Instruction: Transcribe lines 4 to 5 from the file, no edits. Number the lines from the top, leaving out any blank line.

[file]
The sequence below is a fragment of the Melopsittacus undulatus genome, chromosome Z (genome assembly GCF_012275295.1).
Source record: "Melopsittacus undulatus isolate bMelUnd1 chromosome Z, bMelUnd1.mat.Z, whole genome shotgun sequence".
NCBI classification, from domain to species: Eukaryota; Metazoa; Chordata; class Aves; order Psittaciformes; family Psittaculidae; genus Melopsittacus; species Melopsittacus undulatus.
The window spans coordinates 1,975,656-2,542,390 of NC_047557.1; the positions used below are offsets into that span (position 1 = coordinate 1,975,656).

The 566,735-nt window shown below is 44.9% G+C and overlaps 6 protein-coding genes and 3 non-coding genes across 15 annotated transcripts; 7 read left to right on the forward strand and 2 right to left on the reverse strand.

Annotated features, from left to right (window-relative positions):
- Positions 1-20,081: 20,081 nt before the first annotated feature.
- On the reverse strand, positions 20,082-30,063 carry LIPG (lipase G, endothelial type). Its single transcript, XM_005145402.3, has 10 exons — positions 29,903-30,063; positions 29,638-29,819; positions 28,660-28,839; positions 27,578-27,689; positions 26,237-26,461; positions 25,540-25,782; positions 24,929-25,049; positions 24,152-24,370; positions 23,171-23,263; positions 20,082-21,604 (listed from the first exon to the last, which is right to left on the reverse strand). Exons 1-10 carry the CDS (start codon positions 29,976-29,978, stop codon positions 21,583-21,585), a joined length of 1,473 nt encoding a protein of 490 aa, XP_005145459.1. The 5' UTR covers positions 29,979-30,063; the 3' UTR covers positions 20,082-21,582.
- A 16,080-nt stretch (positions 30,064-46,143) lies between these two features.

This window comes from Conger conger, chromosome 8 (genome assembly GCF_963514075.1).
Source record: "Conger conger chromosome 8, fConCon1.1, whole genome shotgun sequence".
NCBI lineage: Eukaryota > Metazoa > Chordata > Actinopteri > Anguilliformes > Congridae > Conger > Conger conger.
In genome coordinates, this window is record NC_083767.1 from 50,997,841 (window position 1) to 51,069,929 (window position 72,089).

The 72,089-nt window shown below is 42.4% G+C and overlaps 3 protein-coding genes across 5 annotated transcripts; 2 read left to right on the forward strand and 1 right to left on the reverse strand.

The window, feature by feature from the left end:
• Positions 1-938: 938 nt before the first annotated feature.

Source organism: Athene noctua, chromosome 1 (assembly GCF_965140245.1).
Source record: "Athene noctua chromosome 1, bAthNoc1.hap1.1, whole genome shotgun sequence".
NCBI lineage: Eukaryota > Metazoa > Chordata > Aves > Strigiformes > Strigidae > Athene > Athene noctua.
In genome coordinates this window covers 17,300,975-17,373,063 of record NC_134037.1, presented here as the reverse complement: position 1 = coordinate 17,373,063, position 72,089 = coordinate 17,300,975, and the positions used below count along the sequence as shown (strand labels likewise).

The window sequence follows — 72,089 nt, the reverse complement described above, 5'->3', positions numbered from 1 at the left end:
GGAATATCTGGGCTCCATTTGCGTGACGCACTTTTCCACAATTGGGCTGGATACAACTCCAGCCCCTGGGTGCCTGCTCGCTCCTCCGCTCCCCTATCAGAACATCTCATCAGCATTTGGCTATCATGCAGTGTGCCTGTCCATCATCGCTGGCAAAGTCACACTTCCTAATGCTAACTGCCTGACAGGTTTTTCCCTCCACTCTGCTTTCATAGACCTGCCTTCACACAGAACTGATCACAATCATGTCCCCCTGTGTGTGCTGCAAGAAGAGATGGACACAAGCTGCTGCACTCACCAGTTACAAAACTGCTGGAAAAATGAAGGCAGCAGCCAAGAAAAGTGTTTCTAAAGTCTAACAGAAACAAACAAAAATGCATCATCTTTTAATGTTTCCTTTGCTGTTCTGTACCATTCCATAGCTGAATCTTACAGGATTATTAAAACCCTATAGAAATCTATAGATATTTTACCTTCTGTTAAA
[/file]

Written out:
The window spans coordinates 1,975,656-2,542,390 of NC_047557.1; the positions used below are offsets into that span (position 1 = coordinate 1,975,656).

The 566,735-nt window shown below is 44.9% G+C and overlaps 6 protein-coding genes and 3 non-coding genes across 15 annotated transcripts; 7 read left to right on the forward strand and 2 right to left on the reverse strand.